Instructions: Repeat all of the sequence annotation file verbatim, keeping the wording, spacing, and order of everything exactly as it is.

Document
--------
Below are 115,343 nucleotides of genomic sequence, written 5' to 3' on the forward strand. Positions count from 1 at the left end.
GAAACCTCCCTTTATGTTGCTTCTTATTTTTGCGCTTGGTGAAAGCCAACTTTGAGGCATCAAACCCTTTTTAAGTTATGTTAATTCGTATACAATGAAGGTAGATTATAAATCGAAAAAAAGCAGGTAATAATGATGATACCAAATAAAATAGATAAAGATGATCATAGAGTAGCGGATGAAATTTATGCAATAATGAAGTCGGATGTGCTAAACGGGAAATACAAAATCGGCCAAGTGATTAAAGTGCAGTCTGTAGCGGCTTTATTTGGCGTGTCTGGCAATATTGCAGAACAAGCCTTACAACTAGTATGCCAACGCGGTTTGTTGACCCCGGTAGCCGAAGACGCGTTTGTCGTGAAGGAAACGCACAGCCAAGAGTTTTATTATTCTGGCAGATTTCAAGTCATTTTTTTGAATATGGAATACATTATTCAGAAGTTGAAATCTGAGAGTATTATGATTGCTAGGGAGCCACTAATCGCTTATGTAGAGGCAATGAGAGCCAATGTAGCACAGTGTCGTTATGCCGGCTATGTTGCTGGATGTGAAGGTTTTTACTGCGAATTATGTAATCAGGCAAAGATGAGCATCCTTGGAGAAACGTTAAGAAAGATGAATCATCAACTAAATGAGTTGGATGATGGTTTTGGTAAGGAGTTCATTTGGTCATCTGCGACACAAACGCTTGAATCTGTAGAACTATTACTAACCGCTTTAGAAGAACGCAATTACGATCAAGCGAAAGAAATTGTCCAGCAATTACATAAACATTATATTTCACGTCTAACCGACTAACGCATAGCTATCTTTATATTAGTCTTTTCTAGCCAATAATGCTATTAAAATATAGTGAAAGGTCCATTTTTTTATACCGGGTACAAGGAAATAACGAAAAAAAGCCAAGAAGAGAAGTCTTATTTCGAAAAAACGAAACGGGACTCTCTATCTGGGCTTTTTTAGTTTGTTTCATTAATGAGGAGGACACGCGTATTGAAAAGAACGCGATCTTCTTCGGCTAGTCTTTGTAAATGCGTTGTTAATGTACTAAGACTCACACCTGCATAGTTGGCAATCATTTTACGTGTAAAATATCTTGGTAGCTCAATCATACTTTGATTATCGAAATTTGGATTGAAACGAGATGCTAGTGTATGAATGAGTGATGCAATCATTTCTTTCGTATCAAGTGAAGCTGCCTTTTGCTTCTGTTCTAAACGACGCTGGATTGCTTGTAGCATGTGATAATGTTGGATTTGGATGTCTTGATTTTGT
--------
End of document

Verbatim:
Below are 115,343 nucleotides of genomic sequence, written 5' to 3' on the forward strand. Positions count from 1 at the left end.
GAAACCTCCCTTTATGTTGCTTCTTATTTTTGCGCTTGGTGAAAGCCAACTTTGAGGCATCAAACCCTTTTTAAGTTATGTTAATTCGTATACAATGAAGGTAGATTATAAATCGAAAAAAAGCAGGTAATAATGATGATACCAAATAAAATAGATAAAGATGATCATAGAGTAGCGGATGAAATTTATGCAATAATGAAGTCGGATGTGCTAAACGGGAAATACAAAATCGGCCAAGTGATTAAAGTGCAGTCTGTAGCGGCTTTATTTGGCGTGTCTGGCAATATTGCAGAACAAGCCTTACAACTAGTATGCCAACGCGGTTTGTTGACCCCGGTAGCCGAAGACGCGTTTGTCGTGAAGGAAACGCACAGCCAAGAGTTTTATTATTCTGGCAGATTTCAAGTCATTTTTTTGAATATGGAATACATTATTCAGAAGTTGAAATCTGAGAGTATTATGATTGCTAGGGAGCCACTAATCGCTTATGTAGAGGCAATGAGAGCCAATGTAGCACAGTGTCGTTATGCCGGCTATGTTGCTGGATGTGAAGGTTTTTACTGCGAATTATGTAATCAGGCAAAGATGAGCATCCTTGGAGAAACGTTAAGAAAGATGAATCATCAACTAAATGAGTTGGATGATGGTTTTGGTAAGGAGTTCATTTGGTCATCTGCGACACAAACGCTTGAATCTGTAGAACTATTACTAACCGCTTTAGAAGAACGCAATTACGATCAAGCGAAAGAAATTGTCCAGCAATTACATAAACATTATATTTCACGTCTAACCGACTAACGCATAGCTATCTTTATATTAGTCTTTTCTAGCCAATAATGCTATTAAAATATAGTGAAAGGTCCATTTTTTTATACCGGGTACAAGGAAATAACGAAAAAAAGCCAAGAAGAGAAGTCTTATTTCGAAAAAACGAAACGGGACTCTCTATCTGGGCTTTTTTAGTTTGTTTCATTAATGAGGAGGACACGCGTATTGAAAAGAACGCGATCTTCTTCGGCTAGTCTTTGTAAATGCGTTGTTAATGTACTAAGACTCACACCTGCATAGTTGGCAATCATTTTACGTGTAAAATATCTTGGTAGCTCAATCATACTTTGATTATCGAAATTTGGATTGAAACGAGATGCTAGTGTATGAATGAGTGATGCAATCATTTCTTTCGTATCAAGTGAAGCTGCCTTTTGCTTCTGTTCTAAACGACGCTGGATTGCTTGTAGCATGTGATAATGTTGGATTTGGATGTCTTGATTTTGT